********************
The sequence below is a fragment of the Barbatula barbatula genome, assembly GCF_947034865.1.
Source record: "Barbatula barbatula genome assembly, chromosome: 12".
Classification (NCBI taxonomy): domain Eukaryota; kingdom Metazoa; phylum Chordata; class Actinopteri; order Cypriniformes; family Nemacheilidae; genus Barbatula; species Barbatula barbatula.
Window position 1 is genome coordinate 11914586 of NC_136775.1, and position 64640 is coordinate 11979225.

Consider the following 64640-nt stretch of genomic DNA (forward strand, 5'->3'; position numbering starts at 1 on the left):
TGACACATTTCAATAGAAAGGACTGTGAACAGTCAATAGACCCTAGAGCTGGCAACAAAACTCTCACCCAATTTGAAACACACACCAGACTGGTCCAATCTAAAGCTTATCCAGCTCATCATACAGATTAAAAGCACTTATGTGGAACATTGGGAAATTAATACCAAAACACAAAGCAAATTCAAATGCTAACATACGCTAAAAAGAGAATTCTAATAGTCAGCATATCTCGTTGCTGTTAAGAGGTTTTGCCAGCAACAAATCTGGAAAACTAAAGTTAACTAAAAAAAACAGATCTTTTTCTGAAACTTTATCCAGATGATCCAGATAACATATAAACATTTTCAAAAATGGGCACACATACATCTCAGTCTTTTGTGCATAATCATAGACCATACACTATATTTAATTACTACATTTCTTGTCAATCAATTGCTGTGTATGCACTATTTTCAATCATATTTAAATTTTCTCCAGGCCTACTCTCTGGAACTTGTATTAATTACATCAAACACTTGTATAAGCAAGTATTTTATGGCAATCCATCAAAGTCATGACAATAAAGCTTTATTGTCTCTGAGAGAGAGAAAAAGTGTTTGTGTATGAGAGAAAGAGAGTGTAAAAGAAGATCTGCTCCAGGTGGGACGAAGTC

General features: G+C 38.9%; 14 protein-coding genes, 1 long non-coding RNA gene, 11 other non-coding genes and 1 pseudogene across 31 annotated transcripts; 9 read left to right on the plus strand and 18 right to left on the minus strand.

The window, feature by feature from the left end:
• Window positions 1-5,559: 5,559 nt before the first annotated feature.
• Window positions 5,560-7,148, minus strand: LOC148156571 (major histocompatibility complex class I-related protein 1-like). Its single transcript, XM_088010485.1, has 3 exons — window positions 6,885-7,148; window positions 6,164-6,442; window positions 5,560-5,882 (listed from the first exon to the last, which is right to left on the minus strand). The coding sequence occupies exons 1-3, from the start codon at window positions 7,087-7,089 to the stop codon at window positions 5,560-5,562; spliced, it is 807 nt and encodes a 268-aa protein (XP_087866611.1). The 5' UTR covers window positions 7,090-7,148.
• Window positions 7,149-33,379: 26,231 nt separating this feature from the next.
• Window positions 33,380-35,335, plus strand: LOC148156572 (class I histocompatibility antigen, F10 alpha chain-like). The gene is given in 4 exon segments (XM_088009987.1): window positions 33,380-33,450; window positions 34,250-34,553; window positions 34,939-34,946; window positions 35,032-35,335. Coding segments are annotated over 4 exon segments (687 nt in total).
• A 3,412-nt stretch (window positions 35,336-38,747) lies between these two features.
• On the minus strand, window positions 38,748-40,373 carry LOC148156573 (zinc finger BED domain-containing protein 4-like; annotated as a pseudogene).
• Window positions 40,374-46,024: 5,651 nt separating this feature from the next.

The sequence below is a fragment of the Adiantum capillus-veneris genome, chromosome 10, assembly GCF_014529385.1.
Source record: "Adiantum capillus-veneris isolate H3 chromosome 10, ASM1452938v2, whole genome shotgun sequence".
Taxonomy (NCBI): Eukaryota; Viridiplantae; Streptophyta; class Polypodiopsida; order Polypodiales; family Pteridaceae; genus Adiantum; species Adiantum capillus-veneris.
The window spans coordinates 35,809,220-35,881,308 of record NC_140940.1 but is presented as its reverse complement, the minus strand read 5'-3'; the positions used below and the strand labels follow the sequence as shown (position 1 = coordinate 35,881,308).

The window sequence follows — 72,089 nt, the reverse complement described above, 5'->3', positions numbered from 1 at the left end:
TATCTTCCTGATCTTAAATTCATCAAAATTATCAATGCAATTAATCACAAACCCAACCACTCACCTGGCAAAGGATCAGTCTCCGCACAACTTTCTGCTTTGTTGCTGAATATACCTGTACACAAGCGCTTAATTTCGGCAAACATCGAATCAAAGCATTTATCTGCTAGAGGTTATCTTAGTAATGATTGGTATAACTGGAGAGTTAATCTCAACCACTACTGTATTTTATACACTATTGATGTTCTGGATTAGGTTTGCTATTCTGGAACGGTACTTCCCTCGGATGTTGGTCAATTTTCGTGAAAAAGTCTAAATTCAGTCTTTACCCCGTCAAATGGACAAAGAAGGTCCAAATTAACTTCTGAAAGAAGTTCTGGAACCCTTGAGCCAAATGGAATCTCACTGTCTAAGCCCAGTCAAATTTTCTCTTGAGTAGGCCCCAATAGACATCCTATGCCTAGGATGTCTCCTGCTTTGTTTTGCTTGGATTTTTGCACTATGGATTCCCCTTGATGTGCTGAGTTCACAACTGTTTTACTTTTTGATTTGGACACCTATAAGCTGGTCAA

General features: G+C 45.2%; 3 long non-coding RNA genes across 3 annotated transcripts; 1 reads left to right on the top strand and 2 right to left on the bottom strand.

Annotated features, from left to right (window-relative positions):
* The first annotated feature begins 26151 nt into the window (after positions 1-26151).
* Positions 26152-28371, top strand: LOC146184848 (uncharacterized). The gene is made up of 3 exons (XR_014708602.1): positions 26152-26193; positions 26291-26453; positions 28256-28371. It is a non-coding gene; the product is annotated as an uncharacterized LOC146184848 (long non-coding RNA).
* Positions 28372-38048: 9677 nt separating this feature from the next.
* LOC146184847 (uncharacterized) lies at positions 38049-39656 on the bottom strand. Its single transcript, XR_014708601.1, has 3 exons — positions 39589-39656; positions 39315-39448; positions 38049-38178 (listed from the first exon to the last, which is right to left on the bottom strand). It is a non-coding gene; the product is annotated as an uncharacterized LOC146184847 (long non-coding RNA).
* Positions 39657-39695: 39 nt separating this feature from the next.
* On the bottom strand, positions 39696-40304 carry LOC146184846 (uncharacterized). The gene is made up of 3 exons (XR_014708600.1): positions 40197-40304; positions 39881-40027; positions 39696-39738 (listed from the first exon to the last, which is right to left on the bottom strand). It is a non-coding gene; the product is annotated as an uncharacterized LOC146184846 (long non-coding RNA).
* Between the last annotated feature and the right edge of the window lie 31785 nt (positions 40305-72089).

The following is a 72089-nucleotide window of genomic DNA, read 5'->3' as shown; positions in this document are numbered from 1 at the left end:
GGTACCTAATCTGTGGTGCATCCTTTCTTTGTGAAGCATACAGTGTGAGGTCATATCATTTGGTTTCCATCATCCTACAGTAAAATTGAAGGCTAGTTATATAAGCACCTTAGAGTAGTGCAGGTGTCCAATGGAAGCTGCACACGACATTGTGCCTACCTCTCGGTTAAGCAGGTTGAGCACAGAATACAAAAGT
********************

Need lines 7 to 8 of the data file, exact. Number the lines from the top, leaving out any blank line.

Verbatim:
General features: G+C 38.9%; 14 protein-coding genes, 1 long non-coding RNA gene, 11 other non-coding genes and 1 pseudogene across 31 annotated transcripts; 9 read left to right on the plus strand and 18 right to left on the minus strand.

The window, feature by feature from the left end: